An open letter on suffering, giving


This report I read recently sent a chill down my spine.

A video published by CNN appeared to depict a slave auction in Libya, where migrants fleeing conflict and famine in their home countries were sold as slaves for about $400 each.

Although the report resulted in a public outcry around the world demanding that officials take action against the Libyan slave trade, I’m afraid it only touches the surface of human depravity around the world — and does little to put a face on its victims.

In the past few years, I’ve found myself exposed to media reports and personal stories that have driven me to consider suffering in a way I never have before. In my experiences as an evangelist in Asia and a small-town reporter in a county on the edge of Appalachia, I have observed with eyes and ears the plight of many people who, by birth or by mere circumstance, suffer. And I don’t know why.

I have read about the Rohingya crisis in Myanmar and Bangladesh — the plight of thousands of Muslims who are persecuted by Buddhists (of all people) and unwanted by the world. I have spoken with women who sold their bodies to strangers so they could buy drugs and forget the pain of childhood abuses. I have seen beggars lining the streets in China and Thailand, pleading for cash and food.

In this season of thankfulness, family gatherings, gift-giving and feasts, I have my own begging to do: Please — I implore you — take a moment to say a prayer of peace for those who suffer so deeply around the world.

I do not understand suffering. I believe there is a God, and I believe he is good. I have known him and sought to know him more since my childhood, and I do not doubt his presence in my heart and in the world. I can’t imagine walking through life without knowing the Almighty, though many do just that, and many die not knowing him. I have spent more time than I care to admit plumbing the depths of my heart to justify the presence of both the God I love and such intense pain in this bruised world, and many times I have come up empty.

Sometimes, I feel a little like Anes Alazabi, who works at a detention center in Tripoli that holds migrants set to be deported back to the places they fled. Alazabi told CNN that he feels pain when he hears their stories.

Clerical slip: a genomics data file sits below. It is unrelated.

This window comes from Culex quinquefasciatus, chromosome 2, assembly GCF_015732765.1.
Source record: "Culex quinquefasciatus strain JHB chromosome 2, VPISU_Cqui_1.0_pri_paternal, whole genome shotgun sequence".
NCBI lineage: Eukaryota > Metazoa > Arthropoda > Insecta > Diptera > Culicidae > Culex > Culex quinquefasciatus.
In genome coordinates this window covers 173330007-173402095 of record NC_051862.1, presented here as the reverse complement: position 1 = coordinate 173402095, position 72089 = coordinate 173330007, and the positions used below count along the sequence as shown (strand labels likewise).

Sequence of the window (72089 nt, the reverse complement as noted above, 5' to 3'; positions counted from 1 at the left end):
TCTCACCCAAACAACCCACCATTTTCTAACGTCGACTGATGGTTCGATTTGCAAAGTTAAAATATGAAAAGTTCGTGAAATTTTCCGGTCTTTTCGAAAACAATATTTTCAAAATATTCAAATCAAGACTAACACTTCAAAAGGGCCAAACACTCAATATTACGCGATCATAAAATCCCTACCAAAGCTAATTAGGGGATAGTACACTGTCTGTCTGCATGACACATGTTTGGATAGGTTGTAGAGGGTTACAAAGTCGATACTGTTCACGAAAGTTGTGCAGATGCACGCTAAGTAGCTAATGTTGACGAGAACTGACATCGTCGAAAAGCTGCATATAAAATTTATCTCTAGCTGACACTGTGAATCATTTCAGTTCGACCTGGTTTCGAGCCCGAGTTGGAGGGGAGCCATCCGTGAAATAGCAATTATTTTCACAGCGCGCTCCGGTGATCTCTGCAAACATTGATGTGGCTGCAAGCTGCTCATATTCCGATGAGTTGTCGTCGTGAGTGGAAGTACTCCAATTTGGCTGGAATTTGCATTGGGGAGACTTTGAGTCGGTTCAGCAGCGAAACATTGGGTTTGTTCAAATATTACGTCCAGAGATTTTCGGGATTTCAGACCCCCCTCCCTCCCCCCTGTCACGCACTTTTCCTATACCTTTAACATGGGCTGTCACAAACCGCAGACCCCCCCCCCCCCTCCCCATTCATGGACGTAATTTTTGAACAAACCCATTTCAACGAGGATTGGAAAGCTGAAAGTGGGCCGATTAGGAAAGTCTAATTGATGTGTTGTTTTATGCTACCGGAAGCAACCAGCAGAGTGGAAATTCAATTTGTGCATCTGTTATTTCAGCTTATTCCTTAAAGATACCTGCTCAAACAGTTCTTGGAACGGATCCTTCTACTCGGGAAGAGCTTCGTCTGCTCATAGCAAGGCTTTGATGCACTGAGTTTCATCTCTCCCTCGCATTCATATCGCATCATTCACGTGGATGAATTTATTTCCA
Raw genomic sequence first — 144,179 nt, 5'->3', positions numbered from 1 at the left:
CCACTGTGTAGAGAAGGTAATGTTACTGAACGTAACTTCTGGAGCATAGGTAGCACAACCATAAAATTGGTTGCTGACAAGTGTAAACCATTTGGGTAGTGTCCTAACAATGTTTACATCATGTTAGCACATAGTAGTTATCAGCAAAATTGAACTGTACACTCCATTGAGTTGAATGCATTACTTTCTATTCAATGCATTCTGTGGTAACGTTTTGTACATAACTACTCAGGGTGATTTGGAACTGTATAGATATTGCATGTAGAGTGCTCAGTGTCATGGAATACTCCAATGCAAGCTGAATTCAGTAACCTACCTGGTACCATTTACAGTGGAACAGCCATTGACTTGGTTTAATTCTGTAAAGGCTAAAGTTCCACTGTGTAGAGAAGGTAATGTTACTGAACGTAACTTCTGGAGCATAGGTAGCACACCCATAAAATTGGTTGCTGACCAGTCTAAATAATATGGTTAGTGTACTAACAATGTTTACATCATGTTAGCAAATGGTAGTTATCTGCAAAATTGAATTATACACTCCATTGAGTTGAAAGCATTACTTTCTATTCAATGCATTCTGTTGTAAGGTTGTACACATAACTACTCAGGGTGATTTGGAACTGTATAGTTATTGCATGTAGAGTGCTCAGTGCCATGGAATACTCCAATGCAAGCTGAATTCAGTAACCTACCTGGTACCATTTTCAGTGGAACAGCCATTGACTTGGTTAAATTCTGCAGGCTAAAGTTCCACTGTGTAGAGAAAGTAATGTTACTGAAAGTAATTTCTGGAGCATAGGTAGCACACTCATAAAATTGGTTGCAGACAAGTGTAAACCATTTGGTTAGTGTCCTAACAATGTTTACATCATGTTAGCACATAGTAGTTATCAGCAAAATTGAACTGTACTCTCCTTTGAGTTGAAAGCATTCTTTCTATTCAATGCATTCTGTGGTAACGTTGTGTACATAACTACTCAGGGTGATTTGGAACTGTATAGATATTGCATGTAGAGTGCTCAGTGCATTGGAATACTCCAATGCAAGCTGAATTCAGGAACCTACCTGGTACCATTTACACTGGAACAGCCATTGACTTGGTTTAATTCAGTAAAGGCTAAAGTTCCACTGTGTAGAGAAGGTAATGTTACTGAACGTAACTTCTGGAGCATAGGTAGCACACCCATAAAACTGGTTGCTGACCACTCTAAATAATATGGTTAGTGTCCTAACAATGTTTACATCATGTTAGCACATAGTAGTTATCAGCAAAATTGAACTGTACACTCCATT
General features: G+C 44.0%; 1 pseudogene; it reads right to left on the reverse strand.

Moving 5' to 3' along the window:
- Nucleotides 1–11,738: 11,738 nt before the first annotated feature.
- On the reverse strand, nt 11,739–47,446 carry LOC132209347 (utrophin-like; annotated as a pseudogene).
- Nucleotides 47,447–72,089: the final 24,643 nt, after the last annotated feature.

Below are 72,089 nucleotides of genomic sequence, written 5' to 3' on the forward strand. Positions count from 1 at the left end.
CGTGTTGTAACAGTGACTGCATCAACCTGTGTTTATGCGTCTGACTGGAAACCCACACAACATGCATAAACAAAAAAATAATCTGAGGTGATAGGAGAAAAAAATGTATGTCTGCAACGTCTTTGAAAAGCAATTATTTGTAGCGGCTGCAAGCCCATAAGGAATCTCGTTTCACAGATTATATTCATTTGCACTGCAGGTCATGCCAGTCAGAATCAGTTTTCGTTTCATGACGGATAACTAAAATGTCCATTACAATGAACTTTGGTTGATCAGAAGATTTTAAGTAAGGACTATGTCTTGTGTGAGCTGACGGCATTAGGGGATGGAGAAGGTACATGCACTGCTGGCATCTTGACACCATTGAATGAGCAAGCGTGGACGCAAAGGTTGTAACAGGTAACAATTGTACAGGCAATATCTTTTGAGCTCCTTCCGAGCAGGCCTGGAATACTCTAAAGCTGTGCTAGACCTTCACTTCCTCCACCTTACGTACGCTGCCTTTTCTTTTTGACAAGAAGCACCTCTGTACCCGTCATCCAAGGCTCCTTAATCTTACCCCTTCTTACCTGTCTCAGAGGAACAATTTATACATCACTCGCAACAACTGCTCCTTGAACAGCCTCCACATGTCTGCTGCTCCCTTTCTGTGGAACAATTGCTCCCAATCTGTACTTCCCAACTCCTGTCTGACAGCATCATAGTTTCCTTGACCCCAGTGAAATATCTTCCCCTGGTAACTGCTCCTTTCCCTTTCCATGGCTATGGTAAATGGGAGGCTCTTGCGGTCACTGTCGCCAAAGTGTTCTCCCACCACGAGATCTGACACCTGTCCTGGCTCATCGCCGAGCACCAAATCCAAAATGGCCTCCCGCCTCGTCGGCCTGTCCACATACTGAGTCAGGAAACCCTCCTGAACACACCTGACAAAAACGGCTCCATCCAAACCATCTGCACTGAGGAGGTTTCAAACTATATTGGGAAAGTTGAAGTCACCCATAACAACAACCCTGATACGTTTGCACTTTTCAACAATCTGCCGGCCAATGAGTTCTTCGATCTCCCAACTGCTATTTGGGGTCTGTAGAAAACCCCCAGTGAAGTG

“I’m suffering for them,” he said.

So I pray.

I get on my knees most nights, and in the absence of my own words, which often fail me in those times, I pray the Lord’s Prayer, or portions of it — kingdom come, will be done.

In the coming weeks, I hope you will do the same.

As you do, I hope you will also find a place in your heart to consider doing some research and donating to one of the hundreds of charitable organizations that can meet some of the physical, spiritual and psychological needs of the sufferers I mentioned, and others who may be special to you.

Further, I beg of you not to hesitate before giving your resources on behalf of my brothers and sisters who suffer, in furtherance of the work of the same God at whom I have shaken my fist in anger that suffering exists in the first place. Please give generously and without reserve to the children of the world who are in pain, both here and there.

If you see suffering and feel compelled to give, please do not consider for a moment whether or not you should. Give impulsively. And I promise you, just as you have contributed to the healing of the world, there will be a healing in your own heart, and you will be better for it.

If you already give through tithe or donation, I challenge you to give a little extra this season. I understand financial constraints are all too real, especially this time of year, and the demands of gift-giving to family and friends should be considered as well. But I feel compelled to ask, and I hope you will feel compelled to give.

I don’t think I’ve come much closer to understanding suffering, and maybe that’s the point. But I do believe it should drive us to a place of greater compassion and generosity for each other and for the world.

And, while many will likely gather at the holiday table to give thanks for the things which they have and others do not, it is my prayer that you will be one of the few who, like Anes Alazabi or like the Christ himself, are moved with compassion for those who are in pain — and I hope you choose to do something about it.

In lieu of a list of trustworthy charities, I ask that you consider visiting and search your own cause or charity.

Thank you for reading. God bless you.

David Wright is a reporter for The Times-Gazette. He can be reached by calling 937-402-2570, or by email at [email protected].

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